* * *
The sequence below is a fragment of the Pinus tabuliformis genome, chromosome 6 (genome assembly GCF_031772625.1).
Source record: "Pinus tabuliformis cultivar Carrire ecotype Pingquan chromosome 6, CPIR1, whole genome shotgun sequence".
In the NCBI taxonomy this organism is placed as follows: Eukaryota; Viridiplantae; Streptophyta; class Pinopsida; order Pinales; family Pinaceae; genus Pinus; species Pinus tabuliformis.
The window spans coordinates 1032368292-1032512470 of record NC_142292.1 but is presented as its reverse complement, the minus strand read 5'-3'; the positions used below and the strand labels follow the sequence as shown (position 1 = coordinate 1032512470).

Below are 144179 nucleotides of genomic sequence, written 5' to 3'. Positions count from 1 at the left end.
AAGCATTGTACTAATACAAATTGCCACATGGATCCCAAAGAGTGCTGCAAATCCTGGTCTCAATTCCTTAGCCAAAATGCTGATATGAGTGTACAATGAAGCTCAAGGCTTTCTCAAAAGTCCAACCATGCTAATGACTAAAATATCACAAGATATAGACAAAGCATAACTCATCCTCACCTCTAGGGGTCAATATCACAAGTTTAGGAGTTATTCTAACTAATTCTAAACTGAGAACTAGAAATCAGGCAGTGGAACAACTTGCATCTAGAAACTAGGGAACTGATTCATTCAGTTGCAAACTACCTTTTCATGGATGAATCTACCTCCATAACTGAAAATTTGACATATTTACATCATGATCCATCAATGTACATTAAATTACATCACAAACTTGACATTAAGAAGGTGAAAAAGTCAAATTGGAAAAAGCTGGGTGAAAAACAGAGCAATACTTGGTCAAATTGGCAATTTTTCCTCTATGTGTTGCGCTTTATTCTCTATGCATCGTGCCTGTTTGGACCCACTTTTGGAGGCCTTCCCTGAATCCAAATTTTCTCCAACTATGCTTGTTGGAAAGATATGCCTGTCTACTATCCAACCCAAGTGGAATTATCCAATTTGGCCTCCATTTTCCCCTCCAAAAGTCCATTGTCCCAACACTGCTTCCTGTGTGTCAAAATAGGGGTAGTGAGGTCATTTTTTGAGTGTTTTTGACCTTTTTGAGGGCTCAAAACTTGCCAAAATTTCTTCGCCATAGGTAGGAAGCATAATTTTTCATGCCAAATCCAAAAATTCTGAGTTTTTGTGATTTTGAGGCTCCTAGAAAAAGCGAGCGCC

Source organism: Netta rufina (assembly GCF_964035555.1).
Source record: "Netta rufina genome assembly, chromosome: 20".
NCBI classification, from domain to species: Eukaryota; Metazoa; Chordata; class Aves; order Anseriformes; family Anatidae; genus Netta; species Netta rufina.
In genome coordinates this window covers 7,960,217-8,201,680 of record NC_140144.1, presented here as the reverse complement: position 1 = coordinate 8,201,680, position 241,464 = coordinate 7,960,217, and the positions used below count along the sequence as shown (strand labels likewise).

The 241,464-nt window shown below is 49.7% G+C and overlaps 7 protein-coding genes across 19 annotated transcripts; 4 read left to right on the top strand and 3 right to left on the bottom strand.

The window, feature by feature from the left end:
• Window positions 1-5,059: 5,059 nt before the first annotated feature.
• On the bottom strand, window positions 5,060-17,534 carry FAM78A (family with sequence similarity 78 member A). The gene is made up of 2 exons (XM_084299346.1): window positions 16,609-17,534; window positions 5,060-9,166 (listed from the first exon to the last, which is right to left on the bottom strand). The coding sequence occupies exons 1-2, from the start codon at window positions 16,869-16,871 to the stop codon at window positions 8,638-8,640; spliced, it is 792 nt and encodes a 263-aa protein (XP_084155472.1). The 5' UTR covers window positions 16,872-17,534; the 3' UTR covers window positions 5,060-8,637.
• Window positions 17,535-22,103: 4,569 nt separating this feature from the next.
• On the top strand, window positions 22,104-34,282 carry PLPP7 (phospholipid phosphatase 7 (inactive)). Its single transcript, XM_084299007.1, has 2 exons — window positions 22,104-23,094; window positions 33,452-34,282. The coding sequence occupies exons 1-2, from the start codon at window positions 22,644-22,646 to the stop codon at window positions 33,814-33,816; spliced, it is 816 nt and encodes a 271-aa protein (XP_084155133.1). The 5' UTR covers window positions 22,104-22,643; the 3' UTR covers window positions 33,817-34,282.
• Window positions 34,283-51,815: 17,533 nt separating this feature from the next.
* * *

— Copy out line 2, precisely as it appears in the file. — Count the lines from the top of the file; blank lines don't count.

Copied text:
Source record: "Pinus tabuliformis cultivar Carrire ecotype Pingquan chromosome 6, CPIR1, whole genome shotgun sequence".